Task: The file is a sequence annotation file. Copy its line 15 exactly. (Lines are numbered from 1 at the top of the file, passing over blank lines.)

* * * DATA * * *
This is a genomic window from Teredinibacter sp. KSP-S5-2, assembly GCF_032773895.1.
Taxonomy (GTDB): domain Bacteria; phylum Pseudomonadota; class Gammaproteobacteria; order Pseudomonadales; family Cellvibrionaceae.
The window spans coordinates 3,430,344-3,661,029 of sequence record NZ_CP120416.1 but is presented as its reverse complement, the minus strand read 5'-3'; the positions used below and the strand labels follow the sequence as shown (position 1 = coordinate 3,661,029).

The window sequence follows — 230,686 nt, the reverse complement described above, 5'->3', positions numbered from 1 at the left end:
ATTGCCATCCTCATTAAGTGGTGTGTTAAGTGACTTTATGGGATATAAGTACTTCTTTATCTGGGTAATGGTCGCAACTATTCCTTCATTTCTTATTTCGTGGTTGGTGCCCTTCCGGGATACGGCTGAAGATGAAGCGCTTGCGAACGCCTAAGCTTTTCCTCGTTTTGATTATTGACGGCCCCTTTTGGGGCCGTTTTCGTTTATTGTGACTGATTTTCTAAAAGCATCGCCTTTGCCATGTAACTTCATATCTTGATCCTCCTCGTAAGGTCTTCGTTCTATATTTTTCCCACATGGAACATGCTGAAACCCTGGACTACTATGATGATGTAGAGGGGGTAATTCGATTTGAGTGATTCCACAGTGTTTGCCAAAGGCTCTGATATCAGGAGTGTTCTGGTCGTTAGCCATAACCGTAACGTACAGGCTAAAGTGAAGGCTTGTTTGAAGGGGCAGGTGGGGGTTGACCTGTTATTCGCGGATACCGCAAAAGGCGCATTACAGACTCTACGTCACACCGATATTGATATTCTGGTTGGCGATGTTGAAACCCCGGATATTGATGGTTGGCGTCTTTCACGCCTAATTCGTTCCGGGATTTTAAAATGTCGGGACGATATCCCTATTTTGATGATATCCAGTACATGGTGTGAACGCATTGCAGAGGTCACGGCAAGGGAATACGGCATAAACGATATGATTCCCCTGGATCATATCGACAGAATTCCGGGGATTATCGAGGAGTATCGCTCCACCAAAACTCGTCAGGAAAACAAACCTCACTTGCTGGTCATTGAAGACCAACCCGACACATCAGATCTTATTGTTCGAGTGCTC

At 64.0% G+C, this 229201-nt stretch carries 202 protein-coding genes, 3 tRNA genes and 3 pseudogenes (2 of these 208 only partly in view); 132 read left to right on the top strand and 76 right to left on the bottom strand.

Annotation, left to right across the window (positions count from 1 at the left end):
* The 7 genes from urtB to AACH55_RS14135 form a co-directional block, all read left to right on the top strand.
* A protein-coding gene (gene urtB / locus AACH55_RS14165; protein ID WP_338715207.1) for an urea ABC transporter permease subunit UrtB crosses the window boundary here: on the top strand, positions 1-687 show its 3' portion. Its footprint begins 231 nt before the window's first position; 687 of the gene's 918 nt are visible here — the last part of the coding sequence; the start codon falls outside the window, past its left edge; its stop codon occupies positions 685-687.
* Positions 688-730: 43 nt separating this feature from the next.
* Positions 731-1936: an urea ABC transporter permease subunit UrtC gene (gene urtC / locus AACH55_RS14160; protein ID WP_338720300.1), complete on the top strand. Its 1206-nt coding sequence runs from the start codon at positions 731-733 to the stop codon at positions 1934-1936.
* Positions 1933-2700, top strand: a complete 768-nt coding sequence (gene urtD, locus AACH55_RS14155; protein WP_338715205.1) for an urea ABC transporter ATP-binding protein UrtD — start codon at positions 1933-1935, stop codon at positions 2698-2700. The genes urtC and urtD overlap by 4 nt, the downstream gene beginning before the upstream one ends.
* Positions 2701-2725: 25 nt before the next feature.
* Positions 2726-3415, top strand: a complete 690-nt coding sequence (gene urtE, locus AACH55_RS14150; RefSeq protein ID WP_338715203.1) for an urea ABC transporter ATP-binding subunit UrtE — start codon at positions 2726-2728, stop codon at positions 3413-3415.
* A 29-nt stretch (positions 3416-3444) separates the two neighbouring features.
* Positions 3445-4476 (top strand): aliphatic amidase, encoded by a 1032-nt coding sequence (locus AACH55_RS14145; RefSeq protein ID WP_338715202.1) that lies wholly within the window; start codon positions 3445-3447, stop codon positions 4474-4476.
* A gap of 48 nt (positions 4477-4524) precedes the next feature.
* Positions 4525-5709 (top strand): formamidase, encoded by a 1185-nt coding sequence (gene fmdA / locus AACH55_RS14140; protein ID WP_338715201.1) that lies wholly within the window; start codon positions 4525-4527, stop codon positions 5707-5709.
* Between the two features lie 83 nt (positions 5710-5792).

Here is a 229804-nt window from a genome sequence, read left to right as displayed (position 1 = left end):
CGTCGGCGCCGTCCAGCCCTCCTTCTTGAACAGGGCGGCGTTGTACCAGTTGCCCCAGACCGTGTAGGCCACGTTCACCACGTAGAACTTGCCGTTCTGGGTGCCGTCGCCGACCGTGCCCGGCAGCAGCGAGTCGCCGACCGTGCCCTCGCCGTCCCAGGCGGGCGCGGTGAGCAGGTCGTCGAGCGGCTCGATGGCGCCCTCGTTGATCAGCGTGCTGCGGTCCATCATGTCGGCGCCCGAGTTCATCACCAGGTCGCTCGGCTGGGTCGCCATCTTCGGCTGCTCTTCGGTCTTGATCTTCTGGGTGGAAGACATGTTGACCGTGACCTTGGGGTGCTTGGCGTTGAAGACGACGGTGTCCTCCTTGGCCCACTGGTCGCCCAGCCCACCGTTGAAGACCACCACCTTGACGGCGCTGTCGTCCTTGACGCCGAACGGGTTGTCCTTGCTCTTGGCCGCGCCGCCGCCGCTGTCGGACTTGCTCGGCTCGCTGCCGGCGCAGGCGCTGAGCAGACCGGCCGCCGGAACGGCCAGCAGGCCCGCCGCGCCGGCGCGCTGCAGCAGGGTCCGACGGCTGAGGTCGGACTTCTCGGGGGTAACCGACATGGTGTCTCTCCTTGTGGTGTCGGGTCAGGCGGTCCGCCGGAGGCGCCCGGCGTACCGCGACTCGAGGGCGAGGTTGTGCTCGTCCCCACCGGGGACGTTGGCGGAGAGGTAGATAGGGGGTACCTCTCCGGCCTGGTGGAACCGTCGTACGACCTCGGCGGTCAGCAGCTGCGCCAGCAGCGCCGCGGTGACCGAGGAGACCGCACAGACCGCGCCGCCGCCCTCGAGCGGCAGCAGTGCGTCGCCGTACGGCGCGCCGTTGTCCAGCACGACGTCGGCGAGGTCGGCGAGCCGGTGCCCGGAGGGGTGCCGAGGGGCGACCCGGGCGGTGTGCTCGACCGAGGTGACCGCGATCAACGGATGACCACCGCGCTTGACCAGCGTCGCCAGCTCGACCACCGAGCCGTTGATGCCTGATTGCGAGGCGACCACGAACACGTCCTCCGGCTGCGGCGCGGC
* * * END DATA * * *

* A 29-nt stretch (positions 3416-3444) separates the two neighbouring features.